Edevotional April 24
We have a fox that lives near us. Actually two foxes, which may mean that there is a young family of foxes living somewhere nearby. I was sitting with Temma on our couch last night and saw the fox pacing back-and-forth on the top of the fence between our neighbor’s yard and ours. I gasped a little every time I see her. She is an arresting sight, belonging, owning the fence, and not belonging, out of place in quiet suburbia. Every time I see the fox, I’m reminded of Wendel Berry’s poem, Manifesto: The Mad Farmer’s Liberation Front, with its final lines: “Be like the fox who makes more tracks than necessary, some in the wrong direction. Practice resurrection.”
Practice resurrection. I can relate so well with the two disciples, walking home to Emmaus, on the evening of that first resurrection day. Confused, dejected, they are walking back home, in the right direction in their world and in mine. Just going back home. Where life can begin to go back to normal. Make some sense. Where we can eat, and do the dishes. Talk about what has happened. Sort out the mystery. Go home, where I can find some safety from all that is not normal.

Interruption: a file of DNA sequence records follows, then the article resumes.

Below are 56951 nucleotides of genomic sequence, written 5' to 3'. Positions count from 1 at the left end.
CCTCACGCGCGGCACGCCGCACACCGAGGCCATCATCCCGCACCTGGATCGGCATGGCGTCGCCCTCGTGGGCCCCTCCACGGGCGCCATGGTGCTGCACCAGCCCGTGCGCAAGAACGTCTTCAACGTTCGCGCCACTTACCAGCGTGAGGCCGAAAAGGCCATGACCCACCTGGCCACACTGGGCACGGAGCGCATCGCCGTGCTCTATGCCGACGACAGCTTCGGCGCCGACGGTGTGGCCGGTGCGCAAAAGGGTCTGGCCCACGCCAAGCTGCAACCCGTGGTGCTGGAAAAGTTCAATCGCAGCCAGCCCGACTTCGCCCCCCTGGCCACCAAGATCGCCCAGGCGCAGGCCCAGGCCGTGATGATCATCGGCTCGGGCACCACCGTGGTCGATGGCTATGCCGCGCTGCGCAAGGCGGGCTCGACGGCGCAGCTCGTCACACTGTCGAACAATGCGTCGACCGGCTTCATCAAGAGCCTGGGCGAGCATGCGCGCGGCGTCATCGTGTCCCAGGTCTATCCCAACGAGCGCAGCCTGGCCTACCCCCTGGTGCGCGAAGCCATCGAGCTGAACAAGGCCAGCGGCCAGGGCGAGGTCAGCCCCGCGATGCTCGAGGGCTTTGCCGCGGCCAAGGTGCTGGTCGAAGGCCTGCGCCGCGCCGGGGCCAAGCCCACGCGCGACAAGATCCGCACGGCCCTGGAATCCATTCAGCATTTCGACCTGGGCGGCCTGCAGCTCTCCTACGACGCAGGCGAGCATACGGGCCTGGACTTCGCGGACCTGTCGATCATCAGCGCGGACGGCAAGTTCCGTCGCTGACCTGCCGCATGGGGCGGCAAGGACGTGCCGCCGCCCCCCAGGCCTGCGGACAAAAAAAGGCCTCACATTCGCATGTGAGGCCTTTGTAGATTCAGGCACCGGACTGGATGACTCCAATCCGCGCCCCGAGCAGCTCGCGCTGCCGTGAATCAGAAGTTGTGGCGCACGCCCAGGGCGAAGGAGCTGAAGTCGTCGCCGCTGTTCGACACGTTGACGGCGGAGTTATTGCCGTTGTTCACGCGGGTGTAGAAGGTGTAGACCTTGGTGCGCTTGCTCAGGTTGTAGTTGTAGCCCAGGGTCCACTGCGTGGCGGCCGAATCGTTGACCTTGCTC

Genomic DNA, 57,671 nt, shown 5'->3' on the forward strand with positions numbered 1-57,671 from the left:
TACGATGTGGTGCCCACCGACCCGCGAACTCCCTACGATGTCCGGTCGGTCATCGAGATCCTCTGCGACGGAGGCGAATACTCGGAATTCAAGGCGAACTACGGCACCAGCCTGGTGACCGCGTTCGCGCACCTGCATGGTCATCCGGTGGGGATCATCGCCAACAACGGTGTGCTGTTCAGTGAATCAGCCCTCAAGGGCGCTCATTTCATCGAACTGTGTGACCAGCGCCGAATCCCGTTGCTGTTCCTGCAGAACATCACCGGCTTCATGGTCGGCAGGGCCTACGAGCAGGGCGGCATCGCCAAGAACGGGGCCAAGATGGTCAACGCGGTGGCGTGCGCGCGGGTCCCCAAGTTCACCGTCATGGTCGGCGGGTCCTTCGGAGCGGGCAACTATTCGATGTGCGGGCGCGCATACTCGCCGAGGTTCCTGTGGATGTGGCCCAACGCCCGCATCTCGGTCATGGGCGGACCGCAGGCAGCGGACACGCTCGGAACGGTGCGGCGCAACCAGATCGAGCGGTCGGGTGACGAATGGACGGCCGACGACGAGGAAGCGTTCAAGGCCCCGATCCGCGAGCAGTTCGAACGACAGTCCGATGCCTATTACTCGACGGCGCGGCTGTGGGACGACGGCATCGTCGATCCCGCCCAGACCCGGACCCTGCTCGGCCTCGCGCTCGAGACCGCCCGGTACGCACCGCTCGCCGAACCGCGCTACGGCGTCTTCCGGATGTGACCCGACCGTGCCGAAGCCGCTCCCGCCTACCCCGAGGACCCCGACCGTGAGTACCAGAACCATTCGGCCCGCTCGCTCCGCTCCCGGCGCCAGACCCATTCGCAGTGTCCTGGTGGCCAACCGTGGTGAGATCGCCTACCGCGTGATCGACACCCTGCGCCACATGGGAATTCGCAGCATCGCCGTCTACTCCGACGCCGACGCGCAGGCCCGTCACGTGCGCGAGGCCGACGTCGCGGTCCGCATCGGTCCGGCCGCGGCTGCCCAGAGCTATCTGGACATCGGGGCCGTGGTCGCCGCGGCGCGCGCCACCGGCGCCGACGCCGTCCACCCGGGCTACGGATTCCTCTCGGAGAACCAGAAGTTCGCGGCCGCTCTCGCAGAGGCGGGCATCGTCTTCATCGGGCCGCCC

Those new disciples, walking home. They are joined by a stranger, a “fox.” Someone who doesn’t know about all that has happened, but who seems to know something else. “Something that won’t compute.” (Mad Farmer’s Liberation Front). The stranger talks hope. Points out their own stories that tell of some divine freedom. The two disciples welcome the stranger into their home. Share a meal. And something comes over them. A recognition. A joy. Some leaping of their hearts. They laugh. They leave home once again. “Leave it as a sign to mark the false trail, the way you didn’t go. Be like the fox who makes more tracks than necessary, some in the wrong direction. Practice resurrection.”